I think that the only way to compete with offshore labor costs is with new technology. Our labor will always be higher, so we have to engineer machines and cutting edge technology and processes to be competitive. When I use the word "manufacturing," I am seeing factories building thousands of bikes a month. This would make a dent in the number of imports. We do have some well run, high-volume fab shops in the USA with incredible quality and great people, but these are not factories and they are not going to make a dent in our yearly bicycle imports. If riders would start supporting them more, we could start making progress toward higher volumes.
It seemed like the larger, established brands fell behind the dual-suspension development curve for a sizable portion of those early years. What is your take on that?
The big companies employ smart managers. Why knock yourself out with new designs and updates and tooling every few months (or even every year) when the little guys are doing it for you? Things were changing so fast in the early era of mountain bikes and then again, during the full suspension phase, that I think it was better for them to take a conservative approach to development. I believe some companies let the smaller brands feel out the market direction and then they would follow. With the massive dealer networks the larger companies had, it’s not like they weren’t selling bikes, they just weren’t selling the cutting edge or the best bikes.
When the 29er took root, it seems like it spurred a decade of rampant development, including the component industry’s new-standard-every-week club. How did that affect smaller builders like Turner Bikes?
We have seen some of the big companies go from moderately misguided and largely crap advancements in the early days, to creating smoke where there was no fire. Most of the big companies are now creating micro changes, some proprietary, some as new "standards." all for nominal performance gains, but with maximal marketing opportunities. The managers now realize that in order to create big marketing opportunities, you have to have something to feed the public from one year to the next.
I think it is actually cost effective at their massive size to just drag and drop a few millimeters here or there, order up some new bits from the parts and accessory companies, then spend the next 18 months telling everyone their new bike is insane and to get a new one or your next ride will suck. And that is hard on all the smaller companies, as we do not have the economies of scale to effectively amortize as many tooling changes. Don’t get me wrong, today's bikes are the best ever, but many of those changes have done nothing to actually improve our ride, and have been created primarily for a marketing opportunity or cost savings - to the great pain in the ass, not only for me, but for the hundreds of thousands of riders trying to keep their bikes working for a reasonable amount of time.
Do you foresee a point where there will be no standardization at all, when larger bike makers build bikes to their own specs (like the automotive industry does), when beyond tires and some cockpit items, there will be no crossover components between brands?
You mean like the original Schwinn? Honestly, I am surprised that we have not seen a much more massive application of proprietary dimensions and designs from the companies that in a hundred different ways, already make everything but the drivetrain, brakes and dampers. I think it will be a fantastic way to make sure customers keep returning to their brands’ shops, as they will be the only place with the special service tools, factory training (and of course, proprietary parts) to keep that sucker working. As higher-end sales transition to increasingly complicated motor bikes over the next several years, this will be that much easier. It's not like you can pull a Honda motor today and drop it into a Yamaha, or a Nissan parts into a Toyota, right? Why should one be able to drop a Bosch motor into a chassis originally designed around a Brose?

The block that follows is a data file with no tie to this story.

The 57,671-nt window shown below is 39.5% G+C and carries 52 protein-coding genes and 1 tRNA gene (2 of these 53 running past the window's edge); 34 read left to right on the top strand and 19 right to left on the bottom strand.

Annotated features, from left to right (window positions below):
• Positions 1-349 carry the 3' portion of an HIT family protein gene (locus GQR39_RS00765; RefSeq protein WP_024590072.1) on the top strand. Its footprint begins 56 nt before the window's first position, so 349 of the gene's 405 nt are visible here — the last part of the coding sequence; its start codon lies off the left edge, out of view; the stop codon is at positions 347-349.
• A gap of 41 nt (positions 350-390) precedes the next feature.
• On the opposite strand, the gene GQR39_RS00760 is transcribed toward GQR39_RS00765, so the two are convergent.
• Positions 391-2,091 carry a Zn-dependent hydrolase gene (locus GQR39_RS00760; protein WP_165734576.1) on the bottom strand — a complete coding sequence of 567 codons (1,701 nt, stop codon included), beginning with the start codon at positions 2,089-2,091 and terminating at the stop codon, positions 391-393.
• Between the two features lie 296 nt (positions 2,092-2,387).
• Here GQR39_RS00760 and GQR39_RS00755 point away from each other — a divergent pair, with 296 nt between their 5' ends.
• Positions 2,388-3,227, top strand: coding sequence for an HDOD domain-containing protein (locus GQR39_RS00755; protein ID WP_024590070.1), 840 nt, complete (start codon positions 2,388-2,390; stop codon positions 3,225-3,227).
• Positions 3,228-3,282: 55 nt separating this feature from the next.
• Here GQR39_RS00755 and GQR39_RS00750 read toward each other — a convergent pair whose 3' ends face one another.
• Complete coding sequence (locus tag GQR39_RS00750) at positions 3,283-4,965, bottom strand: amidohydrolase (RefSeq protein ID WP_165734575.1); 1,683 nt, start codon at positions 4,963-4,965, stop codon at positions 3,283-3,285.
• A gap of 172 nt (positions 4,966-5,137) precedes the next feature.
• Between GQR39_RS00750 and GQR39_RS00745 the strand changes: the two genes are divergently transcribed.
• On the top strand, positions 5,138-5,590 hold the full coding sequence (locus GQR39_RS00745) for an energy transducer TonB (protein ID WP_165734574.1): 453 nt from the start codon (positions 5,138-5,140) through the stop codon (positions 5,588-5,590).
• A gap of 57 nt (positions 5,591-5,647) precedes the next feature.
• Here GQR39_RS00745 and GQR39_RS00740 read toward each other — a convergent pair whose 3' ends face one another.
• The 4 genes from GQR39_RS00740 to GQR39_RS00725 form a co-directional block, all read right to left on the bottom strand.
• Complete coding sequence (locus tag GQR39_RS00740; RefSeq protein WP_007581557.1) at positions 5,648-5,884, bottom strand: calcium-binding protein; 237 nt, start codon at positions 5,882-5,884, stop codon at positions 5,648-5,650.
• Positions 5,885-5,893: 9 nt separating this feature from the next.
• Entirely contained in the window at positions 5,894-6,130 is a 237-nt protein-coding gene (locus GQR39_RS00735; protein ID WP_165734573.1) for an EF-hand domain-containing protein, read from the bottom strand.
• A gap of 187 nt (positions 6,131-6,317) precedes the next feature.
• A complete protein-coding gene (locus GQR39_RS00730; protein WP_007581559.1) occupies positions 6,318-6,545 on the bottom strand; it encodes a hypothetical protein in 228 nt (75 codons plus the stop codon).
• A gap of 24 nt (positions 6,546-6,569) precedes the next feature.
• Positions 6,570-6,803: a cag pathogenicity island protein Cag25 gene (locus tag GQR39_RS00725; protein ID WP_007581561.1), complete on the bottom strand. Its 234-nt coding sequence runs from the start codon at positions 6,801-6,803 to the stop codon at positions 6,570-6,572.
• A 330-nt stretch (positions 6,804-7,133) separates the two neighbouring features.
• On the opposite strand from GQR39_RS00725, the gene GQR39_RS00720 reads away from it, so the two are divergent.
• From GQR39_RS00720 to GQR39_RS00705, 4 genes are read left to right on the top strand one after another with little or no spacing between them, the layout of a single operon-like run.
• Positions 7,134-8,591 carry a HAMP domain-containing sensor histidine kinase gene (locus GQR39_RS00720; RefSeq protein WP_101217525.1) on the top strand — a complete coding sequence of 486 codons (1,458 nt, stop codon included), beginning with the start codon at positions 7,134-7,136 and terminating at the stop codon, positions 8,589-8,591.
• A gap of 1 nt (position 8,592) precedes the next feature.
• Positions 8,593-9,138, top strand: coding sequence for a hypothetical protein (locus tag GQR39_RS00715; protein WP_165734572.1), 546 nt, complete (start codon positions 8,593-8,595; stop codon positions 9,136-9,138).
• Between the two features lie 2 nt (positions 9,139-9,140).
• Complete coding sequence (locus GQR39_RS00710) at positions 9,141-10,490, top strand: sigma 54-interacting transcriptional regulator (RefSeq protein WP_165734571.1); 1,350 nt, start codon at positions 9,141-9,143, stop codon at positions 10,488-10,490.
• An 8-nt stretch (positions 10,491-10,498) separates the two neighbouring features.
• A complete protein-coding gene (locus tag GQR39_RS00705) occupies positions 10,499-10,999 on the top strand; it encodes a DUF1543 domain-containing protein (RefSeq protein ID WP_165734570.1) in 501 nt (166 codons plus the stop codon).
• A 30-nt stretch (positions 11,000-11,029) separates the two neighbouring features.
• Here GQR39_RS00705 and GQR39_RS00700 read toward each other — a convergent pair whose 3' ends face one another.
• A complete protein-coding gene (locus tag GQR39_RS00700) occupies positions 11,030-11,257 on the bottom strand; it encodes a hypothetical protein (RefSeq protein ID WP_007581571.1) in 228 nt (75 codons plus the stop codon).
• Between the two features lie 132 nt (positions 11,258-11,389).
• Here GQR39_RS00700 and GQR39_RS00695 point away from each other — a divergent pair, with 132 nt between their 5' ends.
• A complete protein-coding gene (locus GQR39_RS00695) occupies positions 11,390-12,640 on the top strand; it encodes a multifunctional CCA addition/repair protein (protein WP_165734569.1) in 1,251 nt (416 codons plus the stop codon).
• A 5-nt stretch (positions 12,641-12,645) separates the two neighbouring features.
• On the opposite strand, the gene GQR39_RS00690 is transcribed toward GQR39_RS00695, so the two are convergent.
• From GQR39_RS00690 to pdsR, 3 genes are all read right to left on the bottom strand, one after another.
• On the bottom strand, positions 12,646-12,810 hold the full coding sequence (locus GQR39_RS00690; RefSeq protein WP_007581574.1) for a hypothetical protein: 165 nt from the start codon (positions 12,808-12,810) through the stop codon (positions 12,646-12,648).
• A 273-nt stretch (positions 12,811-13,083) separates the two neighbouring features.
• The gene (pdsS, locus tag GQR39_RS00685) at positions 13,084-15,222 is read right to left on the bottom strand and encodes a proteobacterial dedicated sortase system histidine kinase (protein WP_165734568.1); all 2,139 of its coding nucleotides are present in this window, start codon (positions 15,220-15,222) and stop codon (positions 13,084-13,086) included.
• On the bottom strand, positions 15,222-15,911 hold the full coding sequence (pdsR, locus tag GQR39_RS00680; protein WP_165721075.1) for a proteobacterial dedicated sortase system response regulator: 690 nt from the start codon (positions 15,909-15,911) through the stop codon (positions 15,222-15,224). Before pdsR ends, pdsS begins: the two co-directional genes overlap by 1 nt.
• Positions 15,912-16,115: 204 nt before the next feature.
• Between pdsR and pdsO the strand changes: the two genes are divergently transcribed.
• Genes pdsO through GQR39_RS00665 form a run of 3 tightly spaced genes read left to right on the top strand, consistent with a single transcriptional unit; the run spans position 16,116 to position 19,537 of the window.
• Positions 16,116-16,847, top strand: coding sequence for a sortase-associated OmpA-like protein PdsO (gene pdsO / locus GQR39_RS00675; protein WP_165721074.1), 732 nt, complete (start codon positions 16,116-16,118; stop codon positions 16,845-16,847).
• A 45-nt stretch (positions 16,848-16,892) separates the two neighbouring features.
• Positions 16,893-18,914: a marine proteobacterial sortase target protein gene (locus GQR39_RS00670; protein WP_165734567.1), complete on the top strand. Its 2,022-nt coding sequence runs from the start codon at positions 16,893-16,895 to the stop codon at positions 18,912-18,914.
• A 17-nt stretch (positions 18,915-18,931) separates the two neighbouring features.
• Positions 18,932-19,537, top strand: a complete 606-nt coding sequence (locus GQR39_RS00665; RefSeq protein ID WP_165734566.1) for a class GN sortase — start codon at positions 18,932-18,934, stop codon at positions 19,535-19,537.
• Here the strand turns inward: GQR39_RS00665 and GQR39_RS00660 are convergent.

Carbon fiber threatened to be the barrier wall between well-moneyed large brands that could ante up for the technology, and smaller brands that were relegated to less-expensive aluminum production. Apparently, that did not transpire.
Just my guess, but I think the number of full carbon bikes from niche brands on the trails is higher than most of the large brands. I am constantly watching the brands/models of the bikes wherever I ride, and the higher-cost builds seem to favor the smaller brands. None of the big brands are making anything better than most of the smaller companies' products. Different? Sure. Overpriced? Absolutely! [It makes no sense] when the economies of scale are taken into consideration. Looking at spec sheets, the smaller brands are usually a better buy as well. That might be one of the reasons they are popular with the more experienced riders who can wade thru the downgraded hidden parts specs of high-volume producers.
Once mountain bikers start looking at higher performance options, the smaller brands make their short list. So in most cases, a rider can get class-leading performance and something unique when they buy a bike from a niche brand - and have something not associated with entry level bikes from the big companies. Think about it: From $1600 to $6000, many of the big companies bikes are made to look similar. But, when one shows up to the trail head with a really nice bike from one of the several small brands, there is no way it will be confused with a big brand's low-price option, made to look like their team bikes.
Today, if you asked where dual-suspension trail bikes came from, most everyone would claim that they evolved from downhill designs, but that wasn’t the case was it?
No, it has always been about trail bikes. Yes, the bikes we ride today are partly influenced by features of a DH bike - most notably the bar and stems, but if trail bikes truly descended from DH bikes, we would not even bother to ride them up. Fact is, most bikes today are still in the pedal-bike lineage, morphing along as trail design and riders' interaction with the terrain changes.